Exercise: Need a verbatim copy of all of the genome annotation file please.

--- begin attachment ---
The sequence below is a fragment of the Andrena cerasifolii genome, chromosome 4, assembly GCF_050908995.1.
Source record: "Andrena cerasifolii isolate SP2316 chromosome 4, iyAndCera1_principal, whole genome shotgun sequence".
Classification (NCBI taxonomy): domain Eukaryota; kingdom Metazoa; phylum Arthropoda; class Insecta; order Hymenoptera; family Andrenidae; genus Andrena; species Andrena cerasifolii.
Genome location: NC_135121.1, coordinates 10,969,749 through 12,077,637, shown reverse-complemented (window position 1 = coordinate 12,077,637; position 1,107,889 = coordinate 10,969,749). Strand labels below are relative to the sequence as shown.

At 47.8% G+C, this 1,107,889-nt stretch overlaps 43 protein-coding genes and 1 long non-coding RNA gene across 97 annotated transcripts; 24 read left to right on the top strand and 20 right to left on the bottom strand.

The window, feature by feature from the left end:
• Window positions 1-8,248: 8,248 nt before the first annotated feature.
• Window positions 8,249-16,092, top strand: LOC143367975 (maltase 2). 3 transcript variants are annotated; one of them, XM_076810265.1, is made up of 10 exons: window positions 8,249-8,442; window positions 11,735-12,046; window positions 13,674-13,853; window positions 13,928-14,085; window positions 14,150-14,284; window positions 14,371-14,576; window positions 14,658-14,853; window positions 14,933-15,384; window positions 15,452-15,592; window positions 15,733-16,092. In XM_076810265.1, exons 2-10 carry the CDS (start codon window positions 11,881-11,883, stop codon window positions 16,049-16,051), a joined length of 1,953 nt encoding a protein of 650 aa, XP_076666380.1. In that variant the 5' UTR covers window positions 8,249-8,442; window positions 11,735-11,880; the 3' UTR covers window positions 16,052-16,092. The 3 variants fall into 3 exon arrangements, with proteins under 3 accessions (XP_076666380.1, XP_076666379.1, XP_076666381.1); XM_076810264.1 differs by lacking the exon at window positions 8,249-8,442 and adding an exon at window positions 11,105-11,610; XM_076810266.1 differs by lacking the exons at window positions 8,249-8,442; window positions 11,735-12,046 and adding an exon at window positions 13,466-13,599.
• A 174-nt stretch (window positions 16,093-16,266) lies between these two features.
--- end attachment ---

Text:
The sequence below is a fragment of the Andrena cerasifolii genome, chromosome 4, assembly GCF_050908995.1.
Source record: "Andrena cerasifolii isolate SP2316 chromosome 4, iyAndCera1_principal, whole genome shotgun sequence".
Classification (NCBI taxonomy): domain Eukaryota; kingdom Metazoa; phylum Arthropoda; class Insecta; order Hymenoptera; family Andrenidae; genus Andrena; species Andrena cerasifolii.
Genome location: NC_135121.1, coordinates 10,969,749 through 12,077,637, shown reverse-complemented (window position 1 = coordinate 12,077,637; position 1,107,889 = coordinate 10,969,749). Strand labels below are relative to the sequence as shown.

At 47.8% G+C, this 1,107,889-nt stretch overlaps 43 protein-coding genes and 1 long non-coding RNA gene across 97 annotated transcripts; 24 read left to right on the top strand and 20 right to left on the bottom strand.

The window, feature by feature from the left end:
• Window positions 1-8,248: 8,248 nt before the first annotated feature.
• Window positions 8,249-16,092, top strand: LOC143367975 (maltase 2). 3 transcript variants are annotated; one of them, XM_076810265.1, is made up of 10 exons: window positions 8,249-8,442; window positions 11,735-12,046; window positions 13,674-13,853; window positions 13,928-14,085; window positions 14,150-14,284; window positions 14,371-14,576; window positions 14,658-14,853; window positions 14,933-15,384; window positions 15,452-15,592; window positions 15,733-16,092. In XM_076810265.1, exons 2-10 carry the CDS (start codon window positions 11,881-11,883, stop codon window positions 16,049-16,051), a joined length of 1,953 nt encoding a protein of 650 aa, XP_076666380.1. In that variant the 5' UTR covers window positions 8,249-8,442; window positions 11,735-11,880; the 3' UTR covers window positions 16,052-16,092. The 3 variants fall into 3 exon arrangements, with proteins under 3 accessions (XP_076666380.1, XP_076666379.1, XP_076666381.1); XM_076810264.1 differs by lacking the exon at window positions 8,249-8,442 and adding an exon at window positions 11,105-11,610; XM_076810266.1 differs by lacking the exons at window positions 8,249-8,442; window positions 11,735-12,046 and adding an exon at window positions 13,466-13,599.
• A 174-nt stretch (window positions 16,093-16,266) lies between these two features.